“What has been will be again,
what has been done will be done again;
there is nothing new under the sun.”
That was ever the case in politics. And judging from Westminster City Council’s submission to the Communities & Local Government Select Committee’s inquiry now it seems it applies to homelessness policy too.
In that submission is not only does WCC make the request that “local authorities can address homelessness through the offer of a private rented property in areas that are affordable to low income households with fear of legal challenge” that might be expected following the Supreme Court’s judgment last year, but something even more worrying.
For its other main recommendation is that “the local authority housing duty is not fixed indefinitely but reviewable and contingent on a requirement for applicants to engage with services and support”. This seemingly innocuous request will rightly set alarm bells ringing amongst many of those working with homeless people, especially those challenging WCC’s decision-making in homelessness applications and the conditions it applies to Discretionary Housing Payment awards.
The UK’s legal safety net for homeless people ranks right up there with some of the great achievements of Post War politics. But while some might imagine it as the inevitable outcome of Jeremy Sandford and Ken Loach’s ground-breaking Cathy Come Home, those involved at the time will tell you it was a long hard struggle to get the law onto the Statute Book. Stephen Ross’ Private Members Bill enjoyed support from across the political spectrum. But it had fierce opponents too, particularly influential parts of local government.
Even before it came into effect, the Housing (Homeless Persons) Act 1977, was being criticised for letting loose all manner of social ills, and Margaret Thatcher’s incoming Government agreed to review it. However, despite pressure from the hard right, Environment Secretary, Michael Heseltine, came down against any changes. A further review commissioned in the late 1980s when Nicholas Ridley was Environment Secretary might have come to a different conclusion, but he moved on before it concluded and his successor, Chris Patten, endorsed Heseltine’s earlier decision.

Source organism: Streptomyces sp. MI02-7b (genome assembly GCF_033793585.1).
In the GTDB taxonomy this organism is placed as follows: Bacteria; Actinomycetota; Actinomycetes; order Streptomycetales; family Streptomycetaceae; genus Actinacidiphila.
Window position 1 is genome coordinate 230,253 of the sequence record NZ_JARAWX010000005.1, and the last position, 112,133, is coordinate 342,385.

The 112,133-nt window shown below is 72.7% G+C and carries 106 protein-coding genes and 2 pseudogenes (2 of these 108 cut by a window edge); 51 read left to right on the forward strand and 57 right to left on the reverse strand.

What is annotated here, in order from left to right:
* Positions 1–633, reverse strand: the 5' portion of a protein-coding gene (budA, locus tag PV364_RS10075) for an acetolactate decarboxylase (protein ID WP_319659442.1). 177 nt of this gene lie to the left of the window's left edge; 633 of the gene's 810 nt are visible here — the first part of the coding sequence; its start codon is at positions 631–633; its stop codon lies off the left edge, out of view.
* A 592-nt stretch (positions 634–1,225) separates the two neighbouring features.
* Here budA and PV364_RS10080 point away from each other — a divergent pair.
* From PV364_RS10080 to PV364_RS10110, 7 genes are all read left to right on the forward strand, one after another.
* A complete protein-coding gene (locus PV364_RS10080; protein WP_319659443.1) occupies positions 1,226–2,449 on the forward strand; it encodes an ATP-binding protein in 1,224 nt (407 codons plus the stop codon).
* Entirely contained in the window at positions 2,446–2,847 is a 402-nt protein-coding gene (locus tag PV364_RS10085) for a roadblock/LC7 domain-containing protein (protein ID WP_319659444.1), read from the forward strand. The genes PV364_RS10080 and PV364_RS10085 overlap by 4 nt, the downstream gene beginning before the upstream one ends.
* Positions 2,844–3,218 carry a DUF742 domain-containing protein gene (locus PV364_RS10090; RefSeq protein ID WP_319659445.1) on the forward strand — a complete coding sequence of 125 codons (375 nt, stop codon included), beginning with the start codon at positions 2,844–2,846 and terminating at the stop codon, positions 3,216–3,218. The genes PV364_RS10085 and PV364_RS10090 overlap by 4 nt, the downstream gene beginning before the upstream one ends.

But the hard-right was not to be denied. And following Peter Lilley’s notorious scapegoating of single parents “jumping council housing waiting lists” at the 1992 Tory Party Conference, John Major’s Government published a Green Paper, proposing a radical watering-down of the legal duties to homeless people on local authorities. The response was instantaneous. In little more than a month around 10,000 people responded to the consultation, nearly all of whom objected to the Government’s plans – an incredible turnout in the days before 38 Degrees and Change.org!
In the face of this public outcry, minsters paused for breath. And under the more humane stewardship of John Gummer and George Young, there was a change of tone. But the White Paper and legislation that was eventually brought forward still tore holes in the legal safety net, particularly through removal of the duty for local authorities to provide permanent, secure accommodation for homeless people. Instead, as originally put forward the Housing Act 1996 only guaranteed a homeless family 12 months in temporary accommodation (TA). Sound familiar?!
Led by Sheila McKechnie and Chris Holmes, in what is still probably its finest hour, Shelter mobilised civic society in a campaign to defend the 1977 Act, culminating in a packed rally in Westminster Central Hall. Under intense political pressure, the Government was forced into concessions. (The final version of the Act itself allowed councils to end the main homelessness duty after providing TA for two years.) The campaign also ensured Her Majesty’s Opposition nailed its colours to the mast, and in 1997, Labour made a manifesto commitment to restore the safety net.
Of course, the Localism Act 2011 has already torn new holes in the legal safety net. But Westminster’s proposals will make those holes far bigger. It would be really worrying if ministers were thinking along similar lines. Many of those who fought the campaign against these changes back in the 1990s are no longer with us. Fortunately, one of the few who is still around is the Chair of the select committee himself – Clive Betts MP. As I said in my last Blog, there are many other aspects of homelessness policy and practice we want the committee to scrutinise. But we really do hope it will reject WCC’s recommendation.